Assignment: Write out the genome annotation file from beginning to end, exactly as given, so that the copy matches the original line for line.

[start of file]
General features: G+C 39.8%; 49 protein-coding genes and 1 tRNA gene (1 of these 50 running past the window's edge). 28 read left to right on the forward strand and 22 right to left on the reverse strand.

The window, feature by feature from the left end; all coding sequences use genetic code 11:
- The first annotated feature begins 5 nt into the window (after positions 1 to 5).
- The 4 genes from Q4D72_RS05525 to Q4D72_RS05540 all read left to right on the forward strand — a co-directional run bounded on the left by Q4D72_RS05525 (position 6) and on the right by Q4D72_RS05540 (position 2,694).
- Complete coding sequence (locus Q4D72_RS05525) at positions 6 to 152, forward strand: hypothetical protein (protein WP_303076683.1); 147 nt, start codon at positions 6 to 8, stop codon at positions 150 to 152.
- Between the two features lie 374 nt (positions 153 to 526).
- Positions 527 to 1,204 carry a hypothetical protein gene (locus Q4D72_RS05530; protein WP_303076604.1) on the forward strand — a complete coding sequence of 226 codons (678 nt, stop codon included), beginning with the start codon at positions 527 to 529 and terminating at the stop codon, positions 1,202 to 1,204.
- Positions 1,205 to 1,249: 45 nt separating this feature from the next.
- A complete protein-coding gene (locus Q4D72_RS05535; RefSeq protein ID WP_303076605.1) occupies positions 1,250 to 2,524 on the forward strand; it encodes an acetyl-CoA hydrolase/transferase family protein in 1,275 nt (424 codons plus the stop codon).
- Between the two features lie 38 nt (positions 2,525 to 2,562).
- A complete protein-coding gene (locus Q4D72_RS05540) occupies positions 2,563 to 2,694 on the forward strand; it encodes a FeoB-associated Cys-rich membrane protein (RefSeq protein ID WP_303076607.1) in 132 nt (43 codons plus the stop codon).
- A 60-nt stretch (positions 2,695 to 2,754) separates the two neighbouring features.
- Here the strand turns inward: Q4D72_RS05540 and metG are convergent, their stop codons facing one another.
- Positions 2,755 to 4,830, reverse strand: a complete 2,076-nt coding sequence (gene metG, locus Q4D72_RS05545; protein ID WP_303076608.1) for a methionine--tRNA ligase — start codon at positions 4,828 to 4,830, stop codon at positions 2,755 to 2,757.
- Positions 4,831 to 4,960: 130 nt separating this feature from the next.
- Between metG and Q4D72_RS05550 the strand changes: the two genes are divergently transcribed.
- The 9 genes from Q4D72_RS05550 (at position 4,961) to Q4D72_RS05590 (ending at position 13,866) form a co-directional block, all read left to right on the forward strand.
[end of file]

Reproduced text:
General features: G+C 39.8%; 49 protein-coding genes and 1 tRNA gene (1 of these 50 running past the window's edge). 28 read left to right on the forward strand and 22 right to left on the reverse strand.

The window, feature by feature from the left end; all coding sequences use genetic code 11:
- The first annotated feature begins 5 nt into the window (after positions 1 to 5).
- The 4 genes from Q4D72_RS05525 to Q4D72_RS05540 all read left to right on the forward strand — a co-directional run bounded on the left by Q4D72_RS05525 (position 6) and on the right by Q4D72_RS05540 (position 2,694).
- Complete coding sequence (locus Q4D72_RS05525) at positions 6 to 152, forward strand: hypothetical protein (protein WP_303076683.1); 147 nt, start codon at positions 6 to 8, stop codon at positions 150 to 152.
- Between the two features lie 374 nt (positions 153 to 526).
- Positions 527 to 1,204 carry a hypothetical protein gene (locus Q4D72_RS05530; protein WP_303076604.1) on the forward strand — a complete coding sequence of 226 codons (678 nt, stop codon included), beginning with the start codon at positions 527 to 529 and terminating at the stop codon, positions 1,202 to 1,204.
- Positions 1,205 to 1,249: 45 nt separating this feature from the next.
- A complete protein-coding gene (locus Q4D72_RS05535; RefSeq protein ID WP_303076605.1) occupies positions 1,250 to 2,524 on the forward strand; it encodes an acetyl-CoA hydrolase/transferase family protein in 1,275 nt (424 codons plus the stop codon).
- Between the two features lie 38 nt (positions 2,525 to 2,562).
- A complete protein-coding gene (locus Q4D72_RS05540) occupies positions 2,563 to 2,694 on the forward strand; it encodes a FeoB-associated Cys-rich membrane protein (RefSeq protein ID WP_303076607.1) in 132 nt (43 codons plus the stop codon).
- A 60-nt stretch (positions 2,695 to 2,754) separates the two neighbouring features.
- Here the strand turns inward: Q4D72_RS05540 and metG are convergent, their stop codons facing one another.
- Positions 2,755 to 4,830, reverse strand: a complete 2,076-nt coding sequence (gene metG, locus Q4D72_RS05545; protein ID WP_303076608.1) for a methionine--tRNA ligase — start codon at positions 4,828 to 4,830, stop codon at positions 2,755 to 2,757.
- Positions 4,831 to 4,960: 130 nt separating this feature from the next.
- Between metG and Q4D72_RS05550 the strand changes: the two genes are divergently transcribed.
- The 9 genes from Q4D72_RS05550 (at position 4,961) to Q4D72_RS05590 (ending at position 13,866) form a co-directional block, all read left to right on the forward strand.